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INTERNATIONAL NEWS 18th December 2017

Sent: Monday 18/Dec/2017 Topic: International


Source: Christian Solidarity Worldwide

Infringements on the right to education of children from two of Eritrea's permitted religious groups caused a rare show of public resistance against the Eritrean government, which has been deemed by a United Nations (UN) Commission of Inquiry to have been committing crimes against humanity since 1991. On 20 October, Hajji Musa Mohammed Nur, the respected Honorary President of Al Diaa Islamic School in Asmara, was arrested, along with several others who were taken into custody in diverse parts of the city. All had expressed opposition to the government's decision to expropriate the Al Diaa Islamic School in line with a plan devised by the Ministry of Education in 2014 that will transfer control of every school to local communities. Al Diaa was established in the late 1960s, and is run by parent committees as a private Islamic school.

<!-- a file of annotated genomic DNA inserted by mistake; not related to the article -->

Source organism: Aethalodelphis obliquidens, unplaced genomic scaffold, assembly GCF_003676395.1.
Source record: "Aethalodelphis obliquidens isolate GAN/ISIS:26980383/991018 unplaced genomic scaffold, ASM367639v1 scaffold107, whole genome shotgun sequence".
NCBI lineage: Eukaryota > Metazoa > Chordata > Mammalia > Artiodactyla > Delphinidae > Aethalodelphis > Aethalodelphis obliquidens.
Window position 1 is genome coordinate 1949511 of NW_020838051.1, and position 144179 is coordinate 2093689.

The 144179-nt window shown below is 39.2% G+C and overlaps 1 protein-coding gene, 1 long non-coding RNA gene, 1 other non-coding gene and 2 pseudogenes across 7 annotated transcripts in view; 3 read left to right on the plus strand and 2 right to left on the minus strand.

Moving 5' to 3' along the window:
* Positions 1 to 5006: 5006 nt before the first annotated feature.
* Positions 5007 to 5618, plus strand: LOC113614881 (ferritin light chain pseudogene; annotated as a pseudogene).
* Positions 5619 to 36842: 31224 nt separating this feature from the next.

Transferring schools to the control of local communities would mean that religious schools such as Al Diaa would become open to the public. Prior to his arrest, thousands of people had gathered in the school compound to be briefed by Hajji Musa and other board members on the issue and to express their rejection of the proposed expropriation. A few weeks earlier the security forces had also detained a dozen people at a funeral in Adi Guaedad on the outskirts of Asmara, as they returned from the burial. On 31 October, students gathered in the Akhria neighbourhood in the north of Asmara requesting the release of Hajji Musa and other detainees. As their numbers grew, security personnel allegedly began to assault them indiscriminately. The protestors eventually responded by throwing stones, and the security personnel countered by opening fire using live ammunition.